People get ready. When John is out in the wilderness living the principled, dedicated life, he’s making the path ready for the Messiah.
His purpose in life was to call Israel back to God. His purpose in life was to stand up and call families to do the hard thing and go against the flow. He was calling families to come out and repent. He called them to admit that they have floated along dead in the flow for to long. John’s whole purpose in life is to make people’s hearts ready for the coming of Christ by calling them already to a difficult but better life.
How do you prepare for Christmas? One of my favorite ways of preparing for the Christmas season is turning up the Christmas music. All the music just makes it feel like Christmas. Have a holly Jolly Christmas. Hark how the bells sweet silver bells. Hallelujah. Hallelujah. All of it has to be played about two months ahead of time. Maybe the preparation involves planning the big family get together. Maybe it involves picking out the right gifts for someone you love. Hey, you gotta be prepared because Christmas is coming.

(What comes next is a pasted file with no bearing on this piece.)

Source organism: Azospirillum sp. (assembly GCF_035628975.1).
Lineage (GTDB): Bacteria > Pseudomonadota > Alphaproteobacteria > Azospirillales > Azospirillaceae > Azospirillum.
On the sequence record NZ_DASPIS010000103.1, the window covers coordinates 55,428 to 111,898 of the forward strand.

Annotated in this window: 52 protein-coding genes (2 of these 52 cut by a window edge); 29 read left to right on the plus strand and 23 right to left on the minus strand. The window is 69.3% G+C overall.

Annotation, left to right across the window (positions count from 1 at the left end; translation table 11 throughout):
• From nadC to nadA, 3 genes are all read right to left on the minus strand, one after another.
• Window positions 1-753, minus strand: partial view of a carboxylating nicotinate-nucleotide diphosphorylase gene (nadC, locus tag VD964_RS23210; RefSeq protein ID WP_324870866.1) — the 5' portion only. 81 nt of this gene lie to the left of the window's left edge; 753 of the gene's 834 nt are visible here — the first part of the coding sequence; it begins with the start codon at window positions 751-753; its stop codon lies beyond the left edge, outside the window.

You gotta be prepared for the coming of Christ. John was the one that showed us how we ought to be getting ready. He showed us how to live a principled life. But he lived out his purpose which was to prepare the hearts of people everywhere to receive the message of the coming of Christ.
Let John prepare your hearts for his coming. The passage reminds us how serious the coming of Christ is. When John is on the scene there is no sweet little baby in the manger any more.